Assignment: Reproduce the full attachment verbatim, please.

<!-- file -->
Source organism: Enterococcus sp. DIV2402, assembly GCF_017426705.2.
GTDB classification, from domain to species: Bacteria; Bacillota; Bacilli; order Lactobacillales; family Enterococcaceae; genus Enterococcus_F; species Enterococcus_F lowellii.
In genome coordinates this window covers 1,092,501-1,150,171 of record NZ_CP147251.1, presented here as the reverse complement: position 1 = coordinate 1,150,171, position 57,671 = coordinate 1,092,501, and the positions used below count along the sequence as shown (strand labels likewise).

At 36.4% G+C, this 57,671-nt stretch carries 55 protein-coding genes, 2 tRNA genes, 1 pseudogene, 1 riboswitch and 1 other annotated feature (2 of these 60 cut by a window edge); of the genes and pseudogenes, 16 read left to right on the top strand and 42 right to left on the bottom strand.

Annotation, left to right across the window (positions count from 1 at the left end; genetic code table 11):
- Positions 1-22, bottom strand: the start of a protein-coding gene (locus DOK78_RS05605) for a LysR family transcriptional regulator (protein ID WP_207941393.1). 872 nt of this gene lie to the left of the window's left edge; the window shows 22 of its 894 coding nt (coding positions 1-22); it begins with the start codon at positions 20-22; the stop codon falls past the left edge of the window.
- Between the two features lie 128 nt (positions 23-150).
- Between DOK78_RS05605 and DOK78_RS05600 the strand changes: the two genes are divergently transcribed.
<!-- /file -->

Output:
Source organism: Enterococcus sp. DIV2402, assembly GCF_017426705.2.
GTDB classification, from domain to species: Bacteria; Bacillota; Bacilli; order Lactobacillales; family Enterococcaceae; genus Enterococcus_F; species Enterococcus_F lowellii.
In genome coordinates this window covers 1,092,501-1,150,171 of record NZ_CP147251.1, presented here as the reverse complement: position 1 = coordinate 1,150,171, position 57,671 = coordinate 1,092,501, and the positions used below count along the sequence as shown (strand labels likewise).

At 36.4% G+C, this 57,671-nt stretch carries 55 protein-coding genes, 2 tRNA genes, 1 pseudogene, 1 riboswitch and 1 other annotated feature (2 of these 60 cut by a window edge); of the genes and pseudogenes, 16 read left to right on the top strand and 42 right to left on the bottom strand.

Annotation, left to right across the window (positions count from 1 at the left end; genetic code table 11):
- Positions 1-22, bottom strand: the start of a protein-coding gene (locus DOK78_RS05605) for a LysR family transcriptional regulator (protein ID WP_207941393.1). 872 nt of this gene lie to the left of the window's left edge; the window shows 22 of its 894 coding nt (coding positions 1-22); it begins with the start codon at positions 20-22; the stop codon falls past the left edge of the window.
- Between the two features lie 128 nt (positions 23-150).
- Between DOK78_RS05605 and DOK78_RS05600 the strand changes: the two genes are divergently transcribed.